Phillip Lewis of Rustbusters in Bournemouth, Dorset, has been rustproofing motorhomes for many years now, and has equipped his workshop with specially designed high pressure spray pumps that ensure the rustproofing product reaches every cavity, both underneath the vehicle and within panels such as the cab doors.

He uses Waxoyl branded products from Hammerite in various grades depending on the application for instance, 'Clear' Waxoyl is injected into all the cavities and box sections, while the thicker 'black' Waxoyl is used to protect the vehicle's exposed underside. As its name suguests Waxoyl is wax based, but, unlike some traditional 'undersealing' products, it does not harden with age, but remains 'waxy' and supple, preventing the water ingress that causes corrosion. Waxoyl also contains a rust-preventer, which acts against any surface rust that may be present at the time of application.

The following pictures tell the story of the Rustproofing on our Camalot. The cost of treating a vehicle of this size is £420, and you'll need to leave your vehicle there for a day for the work to be completed - you can stay in your van on rustbusters' premises if you want. The cost rises to about £500 for large motorhomes, and Rustbusters' workshop can cope with the large American RVs - Phill Lewis says that many American motorhomes come with a shocking lack of rust protection from the factory.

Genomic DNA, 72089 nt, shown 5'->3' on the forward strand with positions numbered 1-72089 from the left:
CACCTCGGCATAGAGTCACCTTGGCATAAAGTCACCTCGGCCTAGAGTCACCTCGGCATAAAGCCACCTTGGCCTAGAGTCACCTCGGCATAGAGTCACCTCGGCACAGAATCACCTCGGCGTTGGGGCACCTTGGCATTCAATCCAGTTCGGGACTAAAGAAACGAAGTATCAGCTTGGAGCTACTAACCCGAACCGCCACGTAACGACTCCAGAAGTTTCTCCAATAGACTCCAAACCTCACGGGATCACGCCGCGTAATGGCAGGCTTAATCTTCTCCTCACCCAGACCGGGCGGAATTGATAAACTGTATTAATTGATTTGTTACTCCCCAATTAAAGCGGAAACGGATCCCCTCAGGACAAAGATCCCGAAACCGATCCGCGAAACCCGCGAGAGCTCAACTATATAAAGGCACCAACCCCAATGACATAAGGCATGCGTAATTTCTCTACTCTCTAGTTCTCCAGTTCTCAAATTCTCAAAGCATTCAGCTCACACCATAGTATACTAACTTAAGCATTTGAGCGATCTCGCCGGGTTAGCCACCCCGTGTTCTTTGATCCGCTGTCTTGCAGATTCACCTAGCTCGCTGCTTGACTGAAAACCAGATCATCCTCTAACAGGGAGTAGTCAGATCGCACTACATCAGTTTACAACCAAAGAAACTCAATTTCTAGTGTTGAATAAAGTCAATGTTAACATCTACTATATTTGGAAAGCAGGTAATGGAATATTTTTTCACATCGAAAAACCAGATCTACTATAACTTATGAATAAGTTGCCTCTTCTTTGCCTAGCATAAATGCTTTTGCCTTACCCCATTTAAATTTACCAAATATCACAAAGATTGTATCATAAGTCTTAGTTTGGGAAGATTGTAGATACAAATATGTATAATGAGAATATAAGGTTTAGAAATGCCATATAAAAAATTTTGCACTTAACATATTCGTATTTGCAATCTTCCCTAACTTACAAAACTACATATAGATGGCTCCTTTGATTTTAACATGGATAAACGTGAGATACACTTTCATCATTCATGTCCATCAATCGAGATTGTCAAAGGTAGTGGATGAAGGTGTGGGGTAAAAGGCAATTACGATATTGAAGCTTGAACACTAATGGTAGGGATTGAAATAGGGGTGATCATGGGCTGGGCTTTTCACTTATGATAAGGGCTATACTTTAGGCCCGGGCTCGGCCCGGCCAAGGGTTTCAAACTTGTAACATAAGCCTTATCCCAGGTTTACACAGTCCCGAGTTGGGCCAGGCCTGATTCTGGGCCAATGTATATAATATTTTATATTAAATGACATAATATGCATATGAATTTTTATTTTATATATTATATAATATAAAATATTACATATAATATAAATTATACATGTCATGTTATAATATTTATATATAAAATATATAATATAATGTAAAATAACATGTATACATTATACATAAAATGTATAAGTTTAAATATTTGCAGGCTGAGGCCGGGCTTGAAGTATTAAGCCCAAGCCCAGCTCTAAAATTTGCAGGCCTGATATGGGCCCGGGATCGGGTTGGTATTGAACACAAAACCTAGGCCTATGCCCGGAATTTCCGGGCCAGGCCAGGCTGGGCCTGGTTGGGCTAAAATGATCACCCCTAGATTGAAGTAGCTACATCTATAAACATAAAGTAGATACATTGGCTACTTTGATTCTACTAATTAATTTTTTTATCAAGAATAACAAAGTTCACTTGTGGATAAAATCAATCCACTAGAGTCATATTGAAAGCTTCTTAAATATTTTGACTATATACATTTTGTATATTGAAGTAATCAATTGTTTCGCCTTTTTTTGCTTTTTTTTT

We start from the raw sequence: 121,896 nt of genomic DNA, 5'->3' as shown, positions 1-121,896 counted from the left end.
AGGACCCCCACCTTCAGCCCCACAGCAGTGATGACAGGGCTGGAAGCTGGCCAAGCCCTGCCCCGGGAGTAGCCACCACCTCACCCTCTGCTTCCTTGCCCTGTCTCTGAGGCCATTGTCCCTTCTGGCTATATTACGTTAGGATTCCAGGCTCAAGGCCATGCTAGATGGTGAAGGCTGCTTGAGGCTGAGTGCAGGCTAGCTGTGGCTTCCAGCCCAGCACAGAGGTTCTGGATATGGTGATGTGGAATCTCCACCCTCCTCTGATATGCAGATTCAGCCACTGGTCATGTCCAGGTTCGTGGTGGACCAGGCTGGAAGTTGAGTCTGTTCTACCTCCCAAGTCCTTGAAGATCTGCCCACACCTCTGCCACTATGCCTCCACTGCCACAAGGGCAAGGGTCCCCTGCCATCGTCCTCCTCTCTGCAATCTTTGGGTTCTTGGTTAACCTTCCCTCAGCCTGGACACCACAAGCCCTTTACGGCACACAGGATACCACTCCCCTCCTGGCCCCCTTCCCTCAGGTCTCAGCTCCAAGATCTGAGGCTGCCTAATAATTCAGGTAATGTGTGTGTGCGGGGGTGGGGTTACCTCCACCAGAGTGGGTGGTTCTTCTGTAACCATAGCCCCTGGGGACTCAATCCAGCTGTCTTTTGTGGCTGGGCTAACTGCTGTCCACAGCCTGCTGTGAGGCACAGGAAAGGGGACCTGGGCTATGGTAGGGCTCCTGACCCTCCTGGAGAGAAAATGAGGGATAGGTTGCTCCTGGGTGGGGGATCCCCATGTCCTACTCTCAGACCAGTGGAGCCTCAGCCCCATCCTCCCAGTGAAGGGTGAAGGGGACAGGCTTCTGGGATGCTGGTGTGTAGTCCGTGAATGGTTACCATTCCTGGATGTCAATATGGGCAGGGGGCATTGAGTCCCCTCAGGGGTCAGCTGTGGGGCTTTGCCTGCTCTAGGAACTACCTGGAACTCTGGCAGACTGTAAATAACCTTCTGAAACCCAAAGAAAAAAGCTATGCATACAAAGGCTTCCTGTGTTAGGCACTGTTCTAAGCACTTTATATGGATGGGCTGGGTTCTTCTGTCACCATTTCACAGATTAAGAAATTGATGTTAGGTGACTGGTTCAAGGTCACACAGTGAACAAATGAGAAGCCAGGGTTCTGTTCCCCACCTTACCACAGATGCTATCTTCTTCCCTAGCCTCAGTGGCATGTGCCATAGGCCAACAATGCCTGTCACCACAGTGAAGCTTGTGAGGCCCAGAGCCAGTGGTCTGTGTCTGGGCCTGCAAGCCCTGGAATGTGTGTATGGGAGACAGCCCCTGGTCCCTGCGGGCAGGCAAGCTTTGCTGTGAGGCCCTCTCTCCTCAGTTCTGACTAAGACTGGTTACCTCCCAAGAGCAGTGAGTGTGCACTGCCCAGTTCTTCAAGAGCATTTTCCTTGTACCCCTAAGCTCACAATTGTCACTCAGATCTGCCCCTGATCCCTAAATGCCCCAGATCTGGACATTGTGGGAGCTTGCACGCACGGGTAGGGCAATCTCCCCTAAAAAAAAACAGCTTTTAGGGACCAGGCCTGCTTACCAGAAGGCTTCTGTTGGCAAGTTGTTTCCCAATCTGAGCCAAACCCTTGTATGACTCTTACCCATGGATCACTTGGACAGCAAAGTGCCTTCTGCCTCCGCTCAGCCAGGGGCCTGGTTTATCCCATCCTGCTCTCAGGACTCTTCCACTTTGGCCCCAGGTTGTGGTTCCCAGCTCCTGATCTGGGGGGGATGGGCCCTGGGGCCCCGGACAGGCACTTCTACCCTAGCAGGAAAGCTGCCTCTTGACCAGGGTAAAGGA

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Step One
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This shot of the Camelot's underside shows all the surface rust. The loose rust flakes were blown away with a high-pressure air hose before the rust-proofing chemicals were applied.
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Step Two
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Here you can see the front offside jacking point and the inner section of the offside sill box-section. Apart from surface rust, the camelot was very sound underneath, making it a good candidate for rust-proofing . Note how the sills on this Talbot Express have large cut-outs which have allowed moisture to drain away over the years, stooping the sills from rusting through completely.
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Step Three
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A display of all the equipment used by rustbusters. The large cylinders in the background are high pressure pumps used to spread the rust-proofing product. In the foreground are all the air hoses and nozzles which connect to the pump. On the left are the tins of rust-proofing chemical, with 'clear' Waxoyl in the foreground, thicker 'black' Waxoyl in the background, and the tough stone chip-resistant compound (used under the wheelarches) in the smaller tin - it's so thick that the tin can be left on its side!
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Step Four